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You Ask, I Answer: Choline

1B7796CD98BAE223AFF6643CFAF1A7What is choline?  Why is it good for us and which foods contain it?

— @Monica_San Diego, @noelty5
Via Twitter

I received these tweets soon after I tweeted that 90 percent of adults in the United States do not get sufficient amounts of choline in their diets.

Choline is an essential nutrient (‘essential’ meaning we must get it from food) that is often referred to as a “vitamin-like organic substance” that has a lot in common with the B vitamins (it is not, however, an out-and-out B vitamin).

Choline has a number of important functions, including:

  • Proper functioning of neurotransmitters
  • Overall liver and gallbladder health
  • Fetal neural and spinal development
  • Cell permeability (allowing cells to absorb fats adequately and excrete necessary metabolites)
  • Phospholipid synthesis (necessary for cellular structure)
  • Cardiovascular health (choline helps lower homocysteine levels; high homocysteine levels are a significant risk factor for heart disease)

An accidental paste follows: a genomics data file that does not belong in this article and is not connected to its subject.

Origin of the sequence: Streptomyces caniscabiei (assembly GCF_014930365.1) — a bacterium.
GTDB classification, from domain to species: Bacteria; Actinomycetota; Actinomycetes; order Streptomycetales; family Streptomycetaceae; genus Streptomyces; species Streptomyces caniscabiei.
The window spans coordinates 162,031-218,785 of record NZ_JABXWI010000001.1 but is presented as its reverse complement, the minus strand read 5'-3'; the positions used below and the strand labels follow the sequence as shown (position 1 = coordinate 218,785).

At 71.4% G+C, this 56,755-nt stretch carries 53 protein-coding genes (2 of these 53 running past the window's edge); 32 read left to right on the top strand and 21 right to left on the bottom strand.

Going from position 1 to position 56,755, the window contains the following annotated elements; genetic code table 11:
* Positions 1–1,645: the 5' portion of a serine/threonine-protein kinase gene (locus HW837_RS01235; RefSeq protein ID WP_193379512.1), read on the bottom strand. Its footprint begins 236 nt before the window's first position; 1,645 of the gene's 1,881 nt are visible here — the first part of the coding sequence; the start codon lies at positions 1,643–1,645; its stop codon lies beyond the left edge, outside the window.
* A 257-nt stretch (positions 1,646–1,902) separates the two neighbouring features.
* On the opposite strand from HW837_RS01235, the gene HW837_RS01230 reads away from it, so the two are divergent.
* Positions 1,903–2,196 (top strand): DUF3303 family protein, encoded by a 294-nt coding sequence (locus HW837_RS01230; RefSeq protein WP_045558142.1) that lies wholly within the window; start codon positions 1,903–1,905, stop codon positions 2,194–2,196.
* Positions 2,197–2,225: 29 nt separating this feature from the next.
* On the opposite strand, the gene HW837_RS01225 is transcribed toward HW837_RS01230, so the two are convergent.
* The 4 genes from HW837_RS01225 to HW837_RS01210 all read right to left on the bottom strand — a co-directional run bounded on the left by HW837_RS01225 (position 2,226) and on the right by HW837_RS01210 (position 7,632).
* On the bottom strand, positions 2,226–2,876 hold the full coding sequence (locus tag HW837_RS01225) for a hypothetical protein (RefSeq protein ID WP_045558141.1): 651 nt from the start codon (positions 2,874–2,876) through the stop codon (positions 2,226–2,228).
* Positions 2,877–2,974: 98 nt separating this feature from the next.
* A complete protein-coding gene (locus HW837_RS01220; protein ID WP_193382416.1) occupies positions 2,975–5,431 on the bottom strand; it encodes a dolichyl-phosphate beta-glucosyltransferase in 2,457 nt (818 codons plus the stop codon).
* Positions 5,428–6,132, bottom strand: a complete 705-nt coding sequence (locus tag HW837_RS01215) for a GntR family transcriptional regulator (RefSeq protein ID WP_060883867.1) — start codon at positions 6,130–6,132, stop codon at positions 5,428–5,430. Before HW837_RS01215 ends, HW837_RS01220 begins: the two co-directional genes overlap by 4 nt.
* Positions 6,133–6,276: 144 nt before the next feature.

As far as food sources go, these are your best bets:

  • Beef
  • Broccoli
  • Cauliflower
  • Egg yolk
  • Lentils
  • Salmon
  • Shrimp
  • Soy beans
  • Peanuts
  • Wheat germ
  • Salmon

Men should aim for 550 milligrams a day. Women, meanwhile, need to shoot for 425.

Multiple research studies have concluded that consistent, long-term deficiencies increase one’s risk of developing fatty liver, liver cancer, and heart disease.


One Comment

  1. Christine said on January 20th, 2010

    Hi Andy,

    I looked up bananas and they don’t seem to provide very many mg of choline (~15 mg per medium-sized banana). I noticed that egg and beef provide a lot. As a vegan, how can I get enough choline in my diet…without eating like, 55 bananas in a day? I read that soy lecithin has a lot of choline…but it seems kind of pointless to seek out this emulsifier just for the sake of eating choline, esp. when it’s found in a bunch of junky foods.


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